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Thread: Web Searches on the X Selection

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  1. #1
    Join Date
    Oct 2007
    Beans
    26
    Distro
    Ubuntu 9.10 Karmic Koala

    HOWTO: Use the X Selection to Search the Web

    Kia-ora! This is my first tutorial.

    Testbed

    I have used this on Firefox, versions 3.0.3 through 3.5.7 as well as Google Chrome, version 5.03 and Ubuntu Feisty through Karmic including Ubuntu Netbook Remix, and Mint Linux 6 Felicia.

    The aim is to create simple keyboard short cuts that will perform various web searches on the currently highlighted text, from any application on the desktop.

    There are two methods given here. If you have Compiz and CompizConfig Settings Manager installed, skip down to the The CompizConfig Method, otherwise read on for The xbindkeys Method.

    An alternative method given below by simon_w is to attach the function to a panel launcher via a script.

    The xbindkeys Method

    *I have a quick one-liner if you are the impatient type skip ahead to - The Quick and Dirty Method

    1. Install the tools
      The method I use combines 3 small tools. This tutorial assumes that you have none of them installed. To install them, open the Terminal and enter the following commands:

      Code:
      sudo apt-get install xbindkeys xbindkeys-config xsel
      In brief, xbindkeys is a small but powerful command line application that assigns commands to user defined key combinations. Incidentally, it is hugely useful for customizing or enabling multimedia keyboards or multi-button mice.

      xbindkeys-config provides a graphical user interface for assigning these keyboard short cuts. I have experienced errors with this tool when starting without first creating a configuration file - (~/.xbindkeysrc). Create an ~/.xbindkeysrc file with the command:

      Code:
      xbindkeys --defaults > ~/.xbindkeysrc
      It shouldn't surprise you that configuration changes can be achieved by editing the ~/.xbindkeysrc file by hand. If you want to edit the configuration by hand or examine it more closely, have a look at the 'MANUAL CONFIGURATION' section below.

      Aside from making sure an ~/.xbindkeysrc file has been created in advance, I have found xbindkey-config to be a very useable application.

      Note:

      xbindkeys has to be running before xbindkeys-config will start. In addition xbindkeys has to be running before your short cuts will work. I start xbindkeys automatically on session startup using the following method:


      • From the Desktop, Go to System > Preferences > Session, (In Jaunty this has been changed to System >Preferences > Startup Applications)
      • Select Startup Programs, click "Add", and type in xbindkeys in the Name and Command fields. Click Add and close the Startup dialogue.



      xsel is a flexible and extremely useful command line application. Among other uses, xsel can output the contents of the text currently highlighted (sometimes referred to as the X Selection), into another command.

      These three applications are all in the software repositories for Dapper through Karmic.

    2. Create the keyboard short cut
      In this example we will create a basic Google search.

      To configure xbindkeys manually, skip forward to 'Manual xbindkeys Configuration', else continue:

      In a Terminal, enter the following command to start the xbindkeys-config application:

      Code:
      xbindkeys
      xbindkeys-config
      This should open the xbindkeys-config application. You should see a list box to the left, some controls to the bottom and fields and controls to the right, similiar to this:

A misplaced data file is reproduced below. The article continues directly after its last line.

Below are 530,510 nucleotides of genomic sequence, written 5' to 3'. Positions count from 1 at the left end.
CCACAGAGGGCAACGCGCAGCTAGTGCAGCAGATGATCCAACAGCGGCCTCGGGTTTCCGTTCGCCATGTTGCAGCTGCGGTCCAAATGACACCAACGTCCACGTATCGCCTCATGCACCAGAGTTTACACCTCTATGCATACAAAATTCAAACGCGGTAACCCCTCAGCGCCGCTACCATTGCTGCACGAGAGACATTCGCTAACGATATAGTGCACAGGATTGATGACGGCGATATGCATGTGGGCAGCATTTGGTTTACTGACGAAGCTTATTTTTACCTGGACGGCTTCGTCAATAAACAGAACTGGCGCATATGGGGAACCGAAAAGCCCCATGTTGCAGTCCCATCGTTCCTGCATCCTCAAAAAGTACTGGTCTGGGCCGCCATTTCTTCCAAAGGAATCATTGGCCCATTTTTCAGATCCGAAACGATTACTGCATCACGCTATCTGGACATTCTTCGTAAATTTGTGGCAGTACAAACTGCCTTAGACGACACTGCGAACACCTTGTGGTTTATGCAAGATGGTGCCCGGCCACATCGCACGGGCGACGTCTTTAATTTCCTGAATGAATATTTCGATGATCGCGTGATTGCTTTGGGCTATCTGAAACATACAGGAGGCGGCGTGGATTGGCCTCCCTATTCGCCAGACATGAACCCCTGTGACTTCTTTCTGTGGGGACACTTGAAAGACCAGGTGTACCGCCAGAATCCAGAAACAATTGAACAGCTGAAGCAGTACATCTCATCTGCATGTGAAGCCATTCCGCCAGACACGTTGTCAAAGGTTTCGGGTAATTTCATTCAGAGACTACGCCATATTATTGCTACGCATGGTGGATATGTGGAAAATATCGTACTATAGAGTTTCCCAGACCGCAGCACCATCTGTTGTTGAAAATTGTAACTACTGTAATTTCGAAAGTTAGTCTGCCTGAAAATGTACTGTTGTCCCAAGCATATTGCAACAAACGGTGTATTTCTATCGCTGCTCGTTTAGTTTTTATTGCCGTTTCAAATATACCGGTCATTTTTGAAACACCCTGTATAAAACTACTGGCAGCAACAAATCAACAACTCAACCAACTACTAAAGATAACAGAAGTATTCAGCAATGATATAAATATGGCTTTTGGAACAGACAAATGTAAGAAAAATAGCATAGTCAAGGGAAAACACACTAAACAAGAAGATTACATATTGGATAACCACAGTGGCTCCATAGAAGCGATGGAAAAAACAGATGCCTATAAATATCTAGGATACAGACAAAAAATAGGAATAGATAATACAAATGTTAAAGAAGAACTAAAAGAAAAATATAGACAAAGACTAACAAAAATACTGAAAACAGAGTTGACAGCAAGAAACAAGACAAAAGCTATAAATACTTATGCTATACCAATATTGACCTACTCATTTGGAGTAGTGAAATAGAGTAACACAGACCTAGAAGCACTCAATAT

To create the shortcut, click 'New' at the bottom.

    3. Give the short cut a suitable name in the 'Name:' field.

    4. Click 'Get Key'. A small blank window will open. Key in your chosen keyboard short cut. (I have used 'Ctrl G')

      After you have selected your short cut, the small blank window will close and a new string of text will appear in the 'Key:' field. In my 'Ctrl G' example I get the string:

      'Control+Mod2 + g | m:0x14 + c:42'

      but you may get something different.

    5. Lastly in the 'Action:' field, enter the command you would like assigned to the short cut. To search www.google.co.nz, enter:

      firefox http://www.google.co.nz/search?q=`xsel -p|perl -pe 'tr/ /+/'`

      or in the case of Google Chrome:

      google-chrome http://www.google.co.nz/search?q=`xsel -p|perl -pe 'tr/ /+/'`
    6. Save your short cut and close the application by clicking 'Save & Apply & Exit'
    7. Test your short cut by highlighting some text and keying your short cut combination.


    Another excellent tip by simon_w below is to use gconftool to find the default browser with:

    Code:
    gconftool-2 --get '/desktop/gnome/url-handlers/http/command'
    'Manual xbindkeys Configuration'

    This section describes a more hands-on configuration method. Dispense with the steps above, ensuring only that you have xbindkeys and xsel installed on your system:

    Code:
    sudo apt-get install xbindkeys xsel
    xbindkeys includes a nifty control flag '--keys' (or '-k' for short), which allows the capture of keyboard commands. It prints the actual key code required in the xbindleys configuration file ~/.xbindkeysrc. If that sounds confusing, try these instructions:

    1. Ensure xbindkeys is running and you have created a file ~/.xbindkeysrc. If not, start xbindkeys and create a default configuration file in a terminal with the command:

      Code:
      xbindkeys --defaults > ~/.xbindkeysrc
    2. Open this file for editing. I use gedit in this example because emacs isn't available to me on a vanilla install :

      Code:
      gedit ~/.xbindkeysrc &
    3. Scroll down to the last entry, which should look something like this:

      Code:
      ## Control + mouse button 2 release event starts rxvt
      #"rxvt"
      #  Control + b:2 + Release
    4. Insert a suitable title. I will use the example 'Super + G performs a Google search of highlighted text':

      Code:
      ## Super + G performs a Google search of highlighted text
    5. Next you will insert the required configuration for your keyboard shortcut. Return to the terminal and bring up the keyboard capture dialog, with the command:

      Code:
      xbindkeys -k
    6. Key your desired shortcut. Once you have selected one the terminal will print the required configuration. We are only interested in the last 3 lines. In my example:

      Code:
      "(Scheme function)"
          m:0x40 + c:40
          Mod4 + d
    7. Copy these three lines into your edited ~/.xbindkeysrc, below your new title:

      Code:
      ## Super + G performs a Google search of highlighted text
      "(Scheme function)"
          m:0x40 + c:40
          Mod4 + d
    8. Next we will insert our desired command. Replace '(Scheme function)' with your desired command. In my example this is firefox http://www.google.co.nz/search?q=`xsel -p|perl -pe 'tr/ /+/'`:

      Code:
      ## Super + G performs a Google search of highlighted text